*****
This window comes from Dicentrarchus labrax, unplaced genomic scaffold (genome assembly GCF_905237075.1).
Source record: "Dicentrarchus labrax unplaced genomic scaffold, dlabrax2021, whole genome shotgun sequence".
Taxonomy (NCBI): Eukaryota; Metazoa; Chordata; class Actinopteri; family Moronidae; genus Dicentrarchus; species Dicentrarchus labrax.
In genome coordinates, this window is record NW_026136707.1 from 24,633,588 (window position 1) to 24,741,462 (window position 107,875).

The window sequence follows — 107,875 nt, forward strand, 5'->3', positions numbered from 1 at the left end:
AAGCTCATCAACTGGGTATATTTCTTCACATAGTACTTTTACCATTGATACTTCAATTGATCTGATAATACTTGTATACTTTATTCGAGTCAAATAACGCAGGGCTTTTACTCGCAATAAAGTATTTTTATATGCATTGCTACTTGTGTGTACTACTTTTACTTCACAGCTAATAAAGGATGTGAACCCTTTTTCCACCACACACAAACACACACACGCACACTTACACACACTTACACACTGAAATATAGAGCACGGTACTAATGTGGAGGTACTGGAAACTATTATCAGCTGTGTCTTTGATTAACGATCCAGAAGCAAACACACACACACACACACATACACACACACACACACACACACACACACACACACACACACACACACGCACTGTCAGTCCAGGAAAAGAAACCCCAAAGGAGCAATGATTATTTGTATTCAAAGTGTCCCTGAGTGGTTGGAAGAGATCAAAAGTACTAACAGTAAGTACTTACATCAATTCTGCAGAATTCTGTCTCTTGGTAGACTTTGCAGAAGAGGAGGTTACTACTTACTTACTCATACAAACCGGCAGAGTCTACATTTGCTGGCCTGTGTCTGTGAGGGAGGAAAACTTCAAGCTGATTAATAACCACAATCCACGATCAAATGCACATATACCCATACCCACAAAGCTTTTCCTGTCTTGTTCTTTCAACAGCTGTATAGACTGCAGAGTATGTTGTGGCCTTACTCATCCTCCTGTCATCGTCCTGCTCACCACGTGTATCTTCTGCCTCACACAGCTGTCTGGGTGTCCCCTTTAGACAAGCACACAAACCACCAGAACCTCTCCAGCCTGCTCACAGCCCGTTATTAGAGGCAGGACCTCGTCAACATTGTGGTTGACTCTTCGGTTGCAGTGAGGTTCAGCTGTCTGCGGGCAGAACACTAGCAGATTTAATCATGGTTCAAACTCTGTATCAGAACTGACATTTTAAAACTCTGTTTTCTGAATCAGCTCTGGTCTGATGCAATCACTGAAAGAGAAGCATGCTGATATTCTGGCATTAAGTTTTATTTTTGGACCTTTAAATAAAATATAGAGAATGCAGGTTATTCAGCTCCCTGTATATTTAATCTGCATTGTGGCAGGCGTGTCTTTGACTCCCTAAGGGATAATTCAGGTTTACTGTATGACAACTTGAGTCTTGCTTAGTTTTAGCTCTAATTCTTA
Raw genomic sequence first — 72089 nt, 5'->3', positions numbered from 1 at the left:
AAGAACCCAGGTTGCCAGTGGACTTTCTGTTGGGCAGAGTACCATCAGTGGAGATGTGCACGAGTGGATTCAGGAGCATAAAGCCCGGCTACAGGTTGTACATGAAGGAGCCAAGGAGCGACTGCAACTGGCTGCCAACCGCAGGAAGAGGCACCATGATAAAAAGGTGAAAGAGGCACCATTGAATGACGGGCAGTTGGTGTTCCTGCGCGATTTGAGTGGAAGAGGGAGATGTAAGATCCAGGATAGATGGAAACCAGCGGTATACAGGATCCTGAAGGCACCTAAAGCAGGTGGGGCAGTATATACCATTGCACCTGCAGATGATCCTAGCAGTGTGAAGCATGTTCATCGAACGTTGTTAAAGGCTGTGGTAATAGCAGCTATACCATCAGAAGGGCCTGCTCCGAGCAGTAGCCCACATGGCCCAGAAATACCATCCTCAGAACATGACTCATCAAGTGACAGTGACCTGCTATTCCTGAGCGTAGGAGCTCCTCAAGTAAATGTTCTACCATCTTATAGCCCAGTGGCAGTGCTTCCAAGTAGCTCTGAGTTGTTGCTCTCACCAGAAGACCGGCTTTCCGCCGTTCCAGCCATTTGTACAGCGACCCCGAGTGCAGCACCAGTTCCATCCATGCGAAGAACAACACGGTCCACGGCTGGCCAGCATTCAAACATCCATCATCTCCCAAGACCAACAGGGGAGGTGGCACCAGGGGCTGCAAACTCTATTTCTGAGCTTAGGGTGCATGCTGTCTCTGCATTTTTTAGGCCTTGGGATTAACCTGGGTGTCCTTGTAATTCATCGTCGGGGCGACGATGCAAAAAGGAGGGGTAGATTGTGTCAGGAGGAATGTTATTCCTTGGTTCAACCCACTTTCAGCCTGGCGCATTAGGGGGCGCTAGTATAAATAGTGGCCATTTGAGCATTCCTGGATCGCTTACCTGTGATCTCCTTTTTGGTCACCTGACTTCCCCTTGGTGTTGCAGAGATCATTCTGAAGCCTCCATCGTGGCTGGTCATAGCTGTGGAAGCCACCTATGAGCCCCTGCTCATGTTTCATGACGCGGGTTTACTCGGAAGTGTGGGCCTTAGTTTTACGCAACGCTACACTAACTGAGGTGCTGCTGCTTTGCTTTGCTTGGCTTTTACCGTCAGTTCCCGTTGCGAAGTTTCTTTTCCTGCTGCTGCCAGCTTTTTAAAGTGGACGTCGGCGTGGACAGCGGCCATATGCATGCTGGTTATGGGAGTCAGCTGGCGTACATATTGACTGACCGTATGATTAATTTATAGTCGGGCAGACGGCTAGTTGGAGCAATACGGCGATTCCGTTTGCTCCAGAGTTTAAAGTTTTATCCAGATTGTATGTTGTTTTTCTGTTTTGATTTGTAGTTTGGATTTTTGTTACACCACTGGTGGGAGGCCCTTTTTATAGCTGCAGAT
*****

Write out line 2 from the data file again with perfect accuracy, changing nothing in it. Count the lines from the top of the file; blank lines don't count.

Source record: "Dicentrarchus labrax unplaced genomic scaffold, dlabrax2021, whole genome shotgun sequence".